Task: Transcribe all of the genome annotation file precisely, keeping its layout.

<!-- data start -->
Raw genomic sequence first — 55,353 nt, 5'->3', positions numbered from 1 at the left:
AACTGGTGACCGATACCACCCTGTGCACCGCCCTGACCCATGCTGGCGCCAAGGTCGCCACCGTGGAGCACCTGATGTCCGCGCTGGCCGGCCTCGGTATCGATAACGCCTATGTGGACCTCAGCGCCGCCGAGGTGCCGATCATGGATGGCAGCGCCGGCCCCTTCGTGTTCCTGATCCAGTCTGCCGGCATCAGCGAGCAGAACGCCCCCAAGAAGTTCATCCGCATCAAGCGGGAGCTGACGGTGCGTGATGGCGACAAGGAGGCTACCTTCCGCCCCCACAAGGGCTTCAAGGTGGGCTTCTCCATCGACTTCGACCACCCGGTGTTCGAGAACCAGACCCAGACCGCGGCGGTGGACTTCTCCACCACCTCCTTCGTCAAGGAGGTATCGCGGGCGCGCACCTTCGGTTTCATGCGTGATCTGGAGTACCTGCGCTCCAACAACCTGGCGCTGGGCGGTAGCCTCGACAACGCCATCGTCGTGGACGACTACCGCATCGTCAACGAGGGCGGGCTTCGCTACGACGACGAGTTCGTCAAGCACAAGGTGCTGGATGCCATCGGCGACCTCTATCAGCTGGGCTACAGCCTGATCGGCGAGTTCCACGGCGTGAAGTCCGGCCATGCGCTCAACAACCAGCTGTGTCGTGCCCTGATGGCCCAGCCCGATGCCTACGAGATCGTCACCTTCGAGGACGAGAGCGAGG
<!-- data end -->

Raw genomic sequence first — 55,353 nt, 5'->3', positions numbered from 1 at the left:
AACTGGTGACCGATACCACCCTGTGCACCGCCCTGACCCATGCTGGCGCCAAGGTCGCCACCGTGGAGCACCTGATGTCCGCGCTGGCCGGCCTCGGTATCGATAACGCCTATGTGGACCTCAGCGCCGCCGAGGTGCCGATCATGGATGGCAGCGCCGGCCCCTTCGTGTTCCTGATCCAGTCTGCCGGCATCAGCGAGCAGAACGCCCCCAAGAAGTTCATCCGCATCAAGCGGGAGCTGACGGTGCGTGATGGCGACAAGGAGGCTACCTTCCGCCCCCACAAGGGCTTCAAGGTGGGCTTCTCCATCGACTTCGACCACCCGGTGTTCGAGAACCAGACCCAGACCGCGGCGGTGGACTTCTCCACCACCTCCTTCGTCAAGGAGGTATCGCGGGCGCGCACCTTCGGTTTCATGCGTGATCTGGAGTACCTGCGCTCCAACAACCTGGCGCTGGGCGGTAGCCTCGACAACGCCATCGTCGTGGACGACTACCGCATCGTCAACGAGGGCGGGCTTCGCTACGACGACGAGTTCGTCAAGCACAAGGTGCTGGATGCCATCGGCGACCTCTATCAGCTGGGCTACAGCCTGATCGGCGAGTTCCACGGCGTGAAGTCCGGCCATGCGCTCAACAACCAGCTGTGTCGTGCCCTGATGGCCCAGCCCGATGCCTACGAGATCGTCACCTTCGAGGACGAGAGCGAGG